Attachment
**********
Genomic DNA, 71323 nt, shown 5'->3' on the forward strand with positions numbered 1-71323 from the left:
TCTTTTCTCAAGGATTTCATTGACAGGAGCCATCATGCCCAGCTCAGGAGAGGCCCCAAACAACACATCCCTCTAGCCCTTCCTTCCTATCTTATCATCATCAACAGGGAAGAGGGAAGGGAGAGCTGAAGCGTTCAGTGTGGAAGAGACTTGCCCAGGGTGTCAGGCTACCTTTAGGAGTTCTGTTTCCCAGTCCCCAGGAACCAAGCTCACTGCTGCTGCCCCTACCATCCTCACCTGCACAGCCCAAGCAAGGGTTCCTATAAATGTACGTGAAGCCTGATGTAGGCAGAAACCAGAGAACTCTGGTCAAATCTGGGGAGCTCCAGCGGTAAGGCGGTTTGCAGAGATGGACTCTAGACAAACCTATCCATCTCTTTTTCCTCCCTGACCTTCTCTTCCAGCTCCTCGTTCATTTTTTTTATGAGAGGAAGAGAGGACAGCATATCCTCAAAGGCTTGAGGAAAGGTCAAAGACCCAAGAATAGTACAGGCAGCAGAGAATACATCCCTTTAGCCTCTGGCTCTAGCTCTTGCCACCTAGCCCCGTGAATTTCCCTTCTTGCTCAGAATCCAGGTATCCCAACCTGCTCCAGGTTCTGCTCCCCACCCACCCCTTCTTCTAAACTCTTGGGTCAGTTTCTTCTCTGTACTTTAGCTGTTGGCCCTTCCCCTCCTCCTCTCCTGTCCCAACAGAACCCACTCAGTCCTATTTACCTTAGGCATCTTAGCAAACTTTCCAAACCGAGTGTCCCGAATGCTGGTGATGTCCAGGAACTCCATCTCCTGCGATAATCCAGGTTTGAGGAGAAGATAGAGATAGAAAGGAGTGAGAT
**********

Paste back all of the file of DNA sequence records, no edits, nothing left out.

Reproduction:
Genomic DNA, 71323 nt, shown 5'->3' on the forward strand with positions numbered 1-71323 from the left:
TCTTTTCTCAAGGATTTCATTGACAGGAGCCATCATGCCCAGCTCAGGAGAGGCCCCAAACAACACATCCCTCTAGCCCTTCCTTCCTATCTTATCATCATCAACAGGGAAGAGGGAAGGGAGAGCTGAAGCGTTCAGTGTGGAAGAGACTTGCCCAGGGTGTCAGGCTACCTTTAGGAGTTCTGTTTCCCAGTCCCCAGGAACCAAGCTCACTGCTGCTGCCCCTACCATCCTCACCTGCACAGCCCAAGCAAGGGTTCCTATAAATGTACGTGAAGCCTGATGTAGGCAGAAACCAGAGAACTCTGGTCAAATCTGGGGAGCTCCAGCGGTAAGGCGGTTTGCAGAGATGGACTCTAGACAAACCTATCCATCTCTTTTTCCTCCCTGACCTTCTCTTCCAGCTCCTCGTTCATTTTTTTTATGAGAGGAAGAGAGGACAGCATATCCTCAAAGGCTTGAGGAAAGGTCAAAGACCCAAGAATAGTACAGGCAGCAGAGAATACATCCCTTTAGCCTCTGGCTCTAGCTCTTGCCACCTAGCCCCGTGAATTTCCCTTCTTGCTCAGAATCCAGGTATCCCAACCTGCTCCAGGTTCTGCTCCCCACCCACCCCTTCTTCTAAACTCTTGGGTCAGTTTCTTCTCTGTACTTTAGCTGTTGGCCCTTCCCCTCCTCCTCTCCTGTCCCAACAGAACCCACTCAGTCCTATTTACCTTAGGCATCTTAGCAAACTTTCCAAACCGAGTGTCCCGAATGCTGGTGATGTCCAGGAACTCCATCTCCTGCGATAATCCAGGTTTGAGGAGAAGATAGAGATAGAAAGGAGTGAGAT